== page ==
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All Out!! Complete Collection Blu-ray Anime Review

10 min read
Discovering the joy of Rugby and a really good scrum.

Discovering the joy of Rugby and a really good scrum.

What They Say:
Fast, hard-hitting, and intense, rugby is the sport where anyone can shine! First-year Kenji Gion has never played, but after a run-in with Sumiaki Iwashimizu, a tall and hesitant first year, he’s ready to prove he has what it takes-despite his lack of height. But can this mismatched duo fit in on an already struggling team? They’ll have to get it together and go all out!

The Review:
The audio presentation for this release brings us the original Japanese language track in stereo while the English language dub gets a 5.1 boost, both of which are encoded using the Dolby TrueHD lossless codec. The show is one that works a fairly standard stereo design to it with the action mostly feeling like it hits the center channel with the way the player interact with each other in up close and intense ways. The 5.1 side has a bit more impact to some of these scenes but both tracks handles it very well. The game itself is done up nicely with how it moves across the screen and you can get a good feel for it through here with the back and forth as the ball moves. The general dialogue side of the show is more straightforward, though there are some fun moments of yelling that make out well with both tracks. Dialogue is clean and clear throughout and we didn’t have any problems with dropouts or distortions during regular playback.

Originally airing in 2016, the transfer for this TV series is presented in its original aspect ratio of 1.78:1 in 1080p using the AVC codec. The twenty-five episodes are spread across four discs that were seen done up for the previous two-set releases. Animated by Madhouse and TMS Entertainment, the series has a really great design to it as it provides a real world school setting that’s not too overly done but with a great focus on the characters and their designs, which goes for the muscular and well-built in a way that’s probably more for the adult players than a high school setting but works to provide the right feeling for the show. There’s some good color design to the show that comes across in a very clean and problem free way while the big action moments with the game play and practices is very fluid and really delivers a great sense of impact throughout it. It’s a great looking show with a clean and appealing transfer that brings the quality of the animation to life wonderfully.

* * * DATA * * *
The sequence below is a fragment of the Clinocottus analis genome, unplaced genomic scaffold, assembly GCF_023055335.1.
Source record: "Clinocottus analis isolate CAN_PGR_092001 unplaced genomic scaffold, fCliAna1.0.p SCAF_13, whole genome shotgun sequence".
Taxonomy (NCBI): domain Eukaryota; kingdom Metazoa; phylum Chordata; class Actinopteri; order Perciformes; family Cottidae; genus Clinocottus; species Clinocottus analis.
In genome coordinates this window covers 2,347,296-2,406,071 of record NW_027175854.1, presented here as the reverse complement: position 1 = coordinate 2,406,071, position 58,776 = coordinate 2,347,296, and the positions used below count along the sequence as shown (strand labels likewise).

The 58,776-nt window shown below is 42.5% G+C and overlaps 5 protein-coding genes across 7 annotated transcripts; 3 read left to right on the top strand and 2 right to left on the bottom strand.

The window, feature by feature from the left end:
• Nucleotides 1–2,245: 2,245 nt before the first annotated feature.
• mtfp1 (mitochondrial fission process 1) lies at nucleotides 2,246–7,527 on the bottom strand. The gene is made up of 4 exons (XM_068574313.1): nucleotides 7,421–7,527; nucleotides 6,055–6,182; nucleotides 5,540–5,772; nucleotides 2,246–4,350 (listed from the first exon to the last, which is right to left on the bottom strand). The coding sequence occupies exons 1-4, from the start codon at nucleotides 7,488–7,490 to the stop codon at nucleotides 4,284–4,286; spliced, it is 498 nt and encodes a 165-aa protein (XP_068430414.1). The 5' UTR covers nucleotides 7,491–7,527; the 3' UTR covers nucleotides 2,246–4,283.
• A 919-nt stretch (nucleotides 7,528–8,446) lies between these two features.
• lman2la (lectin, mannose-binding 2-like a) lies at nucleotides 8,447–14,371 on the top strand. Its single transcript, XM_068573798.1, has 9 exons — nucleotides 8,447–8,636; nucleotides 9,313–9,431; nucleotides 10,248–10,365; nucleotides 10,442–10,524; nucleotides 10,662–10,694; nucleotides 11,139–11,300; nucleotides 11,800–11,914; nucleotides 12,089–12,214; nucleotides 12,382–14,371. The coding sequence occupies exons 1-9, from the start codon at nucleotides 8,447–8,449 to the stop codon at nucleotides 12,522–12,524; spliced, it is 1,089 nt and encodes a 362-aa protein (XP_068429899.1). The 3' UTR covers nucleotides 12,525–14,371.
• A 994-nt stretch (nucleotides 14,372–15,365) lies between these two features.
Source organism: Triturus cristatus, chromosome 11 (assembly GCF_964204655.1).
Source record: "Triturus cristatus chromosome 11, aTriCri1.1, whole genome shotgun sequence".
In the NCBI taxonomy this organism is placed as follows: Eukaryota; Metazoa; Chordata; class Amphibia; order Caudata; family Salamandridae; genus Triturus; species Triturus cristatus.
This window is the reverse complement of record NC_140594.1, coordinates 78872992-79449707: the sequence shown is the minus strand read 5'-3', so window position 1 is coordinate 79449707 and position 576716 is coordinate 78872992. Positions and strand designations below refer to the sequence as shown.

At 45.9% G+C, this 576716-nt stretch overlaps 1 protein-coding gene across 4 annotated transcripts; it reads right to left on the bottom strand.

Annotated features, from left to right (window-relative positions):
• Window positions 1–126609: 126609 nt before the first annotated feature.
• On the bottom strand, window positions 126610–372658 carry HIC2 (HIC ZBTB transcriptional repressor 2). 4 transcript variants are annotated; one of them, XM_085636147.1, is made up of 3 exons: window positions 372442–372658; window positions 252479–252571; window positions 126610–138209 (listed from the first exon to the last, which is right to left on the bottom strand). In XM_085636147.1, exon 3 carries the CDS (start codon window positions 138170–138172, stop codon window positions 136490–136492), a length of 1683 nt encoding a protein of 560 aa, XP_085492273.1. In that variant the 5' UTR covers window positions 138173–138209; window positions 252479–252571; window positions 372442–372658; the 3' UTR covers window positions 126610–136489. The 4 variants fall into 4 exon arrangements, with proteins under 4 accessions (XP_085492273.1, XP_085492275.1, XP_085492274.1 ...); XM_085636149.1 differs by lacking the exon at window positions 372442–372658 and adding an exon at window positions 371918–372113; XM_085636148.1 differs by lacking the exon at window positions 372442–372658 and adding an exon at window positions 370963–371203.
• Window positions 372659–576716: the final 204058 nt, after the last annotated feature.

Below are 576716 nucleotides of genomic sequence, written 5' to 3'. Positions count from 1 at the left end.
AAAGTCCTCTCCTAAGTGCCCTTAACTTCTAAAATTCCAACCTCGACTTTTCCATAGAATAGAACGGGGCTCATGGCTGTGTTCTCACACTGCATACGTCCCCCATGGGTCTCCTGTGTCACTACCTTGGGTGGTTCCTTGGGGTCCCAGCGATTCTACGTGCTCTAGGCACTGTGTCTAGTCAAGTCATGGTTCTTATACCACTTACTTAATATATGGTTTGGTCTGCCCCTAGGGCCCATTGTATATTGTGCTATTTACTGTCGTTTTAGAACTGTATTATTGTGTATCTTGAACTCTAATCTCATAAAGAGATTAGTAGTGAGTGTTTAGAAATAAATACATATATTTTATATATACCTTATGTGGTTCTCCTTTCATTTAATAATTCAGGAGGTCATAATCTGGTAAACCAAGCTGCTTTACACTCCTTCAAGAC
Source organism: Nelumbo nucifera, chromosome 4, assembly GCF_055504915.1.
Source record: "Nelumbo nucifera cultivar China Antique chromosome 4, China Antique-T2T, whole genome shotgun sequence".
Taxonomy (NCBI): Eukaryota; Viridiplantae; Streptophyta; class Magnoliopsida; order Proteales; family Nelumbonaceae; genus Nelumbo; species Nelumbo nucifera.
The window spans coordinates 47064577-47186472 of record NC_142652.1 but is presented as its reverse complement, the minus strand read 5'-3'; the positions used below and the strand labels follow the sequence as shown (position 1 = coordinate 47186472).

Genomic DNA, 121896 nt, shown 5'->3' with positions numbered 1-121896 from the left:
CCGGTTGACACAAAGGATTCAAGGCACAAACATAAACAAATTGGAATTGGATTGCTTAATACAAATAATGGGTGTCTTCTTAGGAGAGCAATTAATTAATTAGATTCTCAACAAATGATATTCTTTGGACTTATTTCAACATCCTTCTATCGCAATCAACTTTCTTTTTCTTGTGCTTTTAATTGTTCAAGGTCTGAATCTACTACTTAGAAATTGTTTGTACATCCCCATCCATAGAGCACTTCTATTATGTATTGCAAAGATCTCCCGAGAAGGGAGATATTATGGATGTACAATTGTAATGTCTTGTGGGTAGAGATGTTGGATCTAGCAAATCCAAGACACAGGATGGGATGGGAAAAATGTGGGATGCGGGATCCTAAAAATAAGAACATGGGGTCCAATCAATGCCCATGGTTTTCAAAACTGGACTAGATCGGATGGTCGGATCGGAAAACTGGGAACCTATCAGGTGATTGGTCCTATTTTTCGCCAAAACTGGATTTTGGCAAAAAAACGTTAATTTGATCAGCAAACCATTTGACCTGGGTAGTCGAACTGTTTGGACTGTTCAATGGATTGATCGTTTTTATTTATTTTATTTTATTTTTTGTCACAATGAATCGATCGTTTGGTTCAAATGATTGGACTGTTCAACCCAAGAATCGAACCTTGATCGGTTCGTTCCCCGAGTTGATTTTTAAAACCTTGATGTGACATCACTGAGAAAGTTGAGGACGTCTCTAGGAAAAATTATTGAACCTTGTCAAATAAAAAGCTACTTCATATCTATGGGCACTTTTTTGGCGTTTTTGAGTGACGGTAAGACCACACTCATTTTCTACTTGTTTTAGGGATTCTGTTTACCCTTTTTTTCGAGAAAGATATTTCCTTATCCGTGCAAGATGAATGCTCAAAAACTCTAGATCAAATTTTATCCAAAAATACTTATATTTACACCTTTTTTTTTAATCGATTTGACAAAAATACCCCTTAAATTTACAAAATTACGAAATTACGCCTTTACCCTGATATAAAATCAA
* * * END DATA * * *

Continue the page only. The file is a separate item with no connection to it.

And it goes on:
The packaging design for this release brings us a thicker than normal Blu-ray case to hold the discs for this Blu-ray-only release. The artwork is appealing with the two new students taking up good positions while set against some traditional rugby designs and some plays setup alongside the left. The logo is decent but it’s just a kind of weird title to begin with so it never quite fits right, especially with the double exclamation marks. The back cover adds a little more character material and a couple of small shots from the show that are decent, but it mostly focuses on a pretty good summary of the premise and a couple of decent oversized taglines. The extras are clearly listed and the technical grid breaks down both formats cleanly and accurately. While there are no show related inserts included we do get artwork on the reverse side with more Japanese cover artwork that has different character pairings.

The menu design for this release goes for a static layout with the character cover artwork used across the discs. This works nicely as the color design is good and inviting with how bright it is and there are some good details to all of it in the expanded form with the plays mapped out and the stripes themselves. With the navigation along the bottom, it’s quick and easy to setup and move through both as the main menu and the pop-up menu during playback. There’s not much to the release beyond the show itself and a few extras so it’s quick and easy with a nice layout that has some mild thematic elements that make out well because of the artwork used.

The extras included are the various versions of the opening and closing sequences, which is always welcome.